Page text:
By David S. Hilzenrath
Washington Post Staff Writer
Thursday, June 17, 2010; 3:05 PM
Sensitive plans for the BP Atlantis rig in the Gulf of Mexico never received proper BP engineering approvals, leaving the deepwater oil and gas operation at risk of disaster, a former contractor for the facility says.
"The overwhelming majority of documents and drawings had never received any engineering approval at any phase of development," Kenneth W. Abbott, who was fired in February 2009, says in testimony prepared for delivery Thursday to a House subcommittee.
Abbott reported the issue to the Interior Department and filed a lawsuit under a federal whistleblower law.
The Minerals Management Service has inspected the Atlantis and found no violations, Robert V. Abbey, acting director of the agency, told the subcommittee Thursday. One inspection found a leaking valve that was fixed the same day, Abbey said.
Abbott's allegations predate the April 20 explosion aboard another BP rig, the Deepwater Horizon, and BP addressed the issue in a May 17 news release.
BP said it thoroughly investigated and found to be "without substance" claims that the Atlantis operated with incomplete and inaccurate engineering documents.
Abbott's testimony was prepared for the Subcommittee on Energy and Mineral Resources, which is examining the Deepwater Horizon disaster and the performance of the Minerals Management Service.
Abbott, who started work on the Atlantis project in August 2008, said the lapses involved piping and instrument diagrams that are supposed to document the structure of subsea equipment as it was actually constructed. Without the documents, the operators of the production rig do not have a good driver's manual as to how the rig should work, Abbott told the panel.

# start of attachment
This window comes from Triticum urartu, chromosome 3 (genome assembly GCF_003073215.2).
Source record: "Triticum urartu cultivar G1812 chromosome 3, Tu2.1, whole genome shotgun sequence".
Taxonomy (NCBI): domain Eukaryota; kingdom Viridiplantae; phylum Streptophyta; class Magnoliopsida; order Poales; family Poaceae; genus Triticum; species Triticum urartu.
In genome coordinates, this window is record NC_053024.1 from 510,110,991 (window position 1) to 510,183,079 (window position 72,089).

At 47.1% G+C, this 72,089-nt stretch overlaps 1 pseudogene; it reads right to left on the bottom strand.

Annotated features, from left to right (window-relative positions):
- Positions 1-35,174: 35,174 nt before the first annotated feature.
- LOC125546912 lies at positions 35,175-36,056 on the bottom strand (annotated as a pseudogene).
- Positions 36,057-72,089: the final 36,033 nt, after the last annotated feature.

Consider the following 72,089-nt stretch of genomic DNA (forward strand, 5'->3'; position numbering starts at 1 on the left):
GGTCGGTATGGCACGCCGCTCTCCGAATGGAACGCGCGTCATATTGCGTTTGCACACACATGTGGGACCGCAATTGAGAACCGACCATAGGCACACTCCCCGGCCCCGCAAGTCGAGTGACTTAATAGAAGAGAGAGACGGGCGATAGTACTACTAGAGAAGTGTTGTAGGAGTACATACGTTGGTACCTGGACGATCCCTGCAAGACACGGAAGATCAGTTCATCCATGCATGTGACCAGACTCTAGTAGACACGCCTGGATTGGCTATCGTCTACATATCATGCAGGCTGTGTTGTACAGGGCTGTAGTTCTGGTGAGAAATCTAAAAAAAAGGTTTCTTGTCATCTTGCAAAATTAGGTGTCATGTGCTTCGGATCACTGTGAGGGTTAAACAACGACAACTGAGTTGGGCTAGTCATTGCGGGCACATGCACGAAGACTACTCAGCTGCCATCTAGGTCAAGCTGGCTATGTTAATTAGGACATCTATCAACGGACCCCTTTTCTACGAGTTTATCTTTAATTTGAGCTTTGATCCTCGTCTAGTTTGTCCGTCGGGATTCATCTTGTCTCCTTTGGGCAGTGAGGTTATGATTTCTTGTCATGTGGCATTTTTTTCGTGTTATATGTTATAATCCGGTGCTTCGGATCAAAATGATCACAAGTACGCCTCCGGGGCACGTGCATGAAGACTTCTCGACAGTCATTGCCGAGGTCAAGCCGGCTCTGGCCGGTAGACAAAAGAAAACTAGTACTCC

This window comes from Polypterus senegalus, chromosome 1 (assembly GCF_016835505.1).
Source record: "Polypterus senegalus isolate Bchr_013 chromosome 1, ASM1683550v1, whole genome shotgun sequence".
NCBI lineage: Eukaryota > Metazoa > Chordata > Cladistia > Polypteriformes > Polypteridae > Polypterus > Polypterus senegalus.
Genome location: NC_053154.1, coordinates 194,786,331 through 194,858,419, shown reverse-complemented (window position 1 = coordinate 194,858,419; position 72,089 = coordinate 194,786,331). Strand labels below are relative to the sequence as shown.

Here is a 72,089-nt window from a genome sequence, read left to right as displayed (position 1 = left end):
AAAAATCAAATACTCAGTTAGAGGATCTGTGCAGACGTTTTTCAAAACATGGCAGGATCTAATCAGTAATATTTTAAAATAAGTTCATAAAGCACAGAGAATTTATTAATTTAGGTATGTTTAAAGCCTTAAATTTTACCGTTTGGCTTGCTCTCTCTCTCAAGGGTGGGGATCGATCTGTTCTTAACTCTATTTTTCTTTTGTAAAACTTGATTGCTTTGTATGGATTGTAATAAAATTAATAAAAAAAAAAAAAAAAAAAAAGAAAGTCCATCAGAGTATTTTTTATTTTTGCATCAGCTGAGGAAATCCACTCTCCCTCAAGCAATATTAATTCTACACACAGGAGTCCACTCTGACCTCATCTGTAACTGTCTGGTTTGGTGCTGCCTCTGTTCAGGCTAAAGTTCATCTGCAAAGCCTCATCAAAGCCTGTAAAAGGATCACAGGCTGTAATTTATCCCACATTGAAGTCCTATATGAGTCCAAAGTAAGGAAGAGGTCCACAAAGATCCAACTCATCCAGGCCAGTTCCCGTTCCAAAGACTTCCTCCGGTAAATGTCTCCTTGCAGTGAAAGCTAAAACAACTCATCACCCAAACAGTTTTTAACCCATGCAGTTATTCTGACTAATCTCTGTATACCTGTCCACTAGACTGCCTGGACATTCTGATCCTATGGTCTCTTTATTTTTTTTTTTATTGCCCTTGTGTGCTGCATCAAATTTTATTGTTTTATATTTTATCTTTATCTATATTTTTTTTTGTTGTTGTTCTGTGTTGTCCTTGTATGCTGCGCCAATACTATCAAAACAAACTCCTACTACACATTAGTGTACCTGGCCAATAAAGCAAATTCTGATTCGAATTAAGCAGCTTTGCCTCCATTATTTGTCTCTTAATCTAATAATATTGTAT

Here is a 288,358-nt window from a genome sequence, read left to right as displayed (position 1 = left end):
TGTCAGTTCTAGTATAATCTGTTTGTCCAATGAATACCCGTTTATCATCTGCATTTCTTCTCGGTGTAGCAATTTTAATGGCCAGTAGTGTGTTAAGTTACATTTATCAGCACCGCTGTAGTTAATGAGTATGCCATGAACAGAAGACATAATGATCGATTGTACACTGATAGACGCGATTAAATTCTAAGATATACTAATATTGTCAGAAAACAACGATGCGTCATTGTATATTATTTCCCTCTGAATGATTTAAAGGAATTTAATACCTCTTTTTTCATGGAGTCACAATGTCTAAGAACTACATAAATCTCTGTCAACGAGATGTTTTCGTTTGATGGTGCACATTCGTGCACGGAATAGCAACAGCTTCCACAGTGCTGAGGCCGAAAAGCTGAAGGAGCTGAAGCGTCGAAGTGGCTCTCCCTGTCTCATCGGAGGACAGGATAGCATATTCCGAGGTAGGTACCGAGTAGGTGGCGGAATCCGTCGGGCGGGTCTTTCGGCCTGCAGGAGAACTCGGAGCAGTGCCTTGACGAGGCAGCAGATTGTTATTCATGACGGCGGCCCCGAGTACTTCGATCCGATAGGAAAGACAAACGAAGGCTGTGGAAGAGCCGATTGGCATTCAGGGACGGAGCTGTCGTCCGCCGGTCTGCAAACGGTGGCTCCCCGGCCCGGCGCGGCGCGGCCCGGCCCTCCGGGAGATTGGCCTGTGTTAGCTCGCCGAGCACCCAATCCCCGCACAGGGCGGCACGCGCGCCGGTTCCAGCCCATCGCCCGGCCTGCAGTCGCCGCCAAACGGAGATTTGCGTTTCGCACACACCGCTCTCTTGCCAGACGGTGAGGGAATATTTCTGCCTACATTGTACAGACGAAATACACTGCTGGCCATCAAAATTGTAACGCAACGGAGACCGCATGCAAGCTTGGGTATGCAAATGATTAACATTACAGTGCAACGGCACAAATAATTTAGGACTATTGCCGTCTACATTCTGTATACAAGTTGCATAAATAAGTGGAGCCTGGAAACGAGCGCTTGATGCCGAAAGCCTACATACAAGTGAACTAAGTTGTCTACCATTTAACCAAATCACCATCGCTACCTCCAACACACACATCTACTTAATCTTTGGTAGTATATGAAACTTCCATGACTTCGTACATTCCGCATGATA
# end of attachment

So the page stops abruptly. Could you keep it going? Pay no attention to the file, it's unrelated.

BP operators were demanding copies of the documents "and we did not have them," he says in his prepared statement.
As a result of the problems, there was no way to tell whether components had been tested, Abbott says.
In an August 2008 email, Abbott's predecessor opposed providing the documents to the operations staff because they were incomplete and unapproved.
"This could lead to catastrophic Operator errors due to their assuming the drawing is correct," the email said. "Turning over incomplete drawings to the Operator for their use is a fundamental violation of basic Document Control . . . and Process Safety Regulations," the email said.
In his testimony, Abbott says the missing documentation involved such important aspects of the rig as subsea drilling components. Almost 90 percent of 7,000 drawings and documents lacked approval, he says.
Abbott worked in the BP project management office for the Atlantis, and his job included managing engineering documents. He said his efforts to fix the problem made him unpopular.
"I have never seen another company with the kind of widespread disregard for proper engineering and safety procedures that I saw at BP," Abbott says in the testimony.
At one point BP vetoed a corrective plan because it would have cost $2 million, Abbott alleged.
In an April 2009 letter to Attorney General Eric Holder and the acting U.S. attorney in Houston, a lawyer for Abbott said that BP had extracted billions of dollars of fossil fuel from below the Gulf of Mexico based on false certifications to the government that the company was in compliance with federal regulations.
"The consequence of this non-compliance is that the operation of the platform not only violates federal law . . . it also puts the environment and human lives at great risk," lawyer David L. Perry wrote.
In an April 13 memo to Abbott, a deputy ombudsman for BP wrote that Abbott's concerns "about the project not following the terms of its own Project Execution Plan were substantiated." The memo says those concerns "were not unique" to Abbott and did not drive any action against him.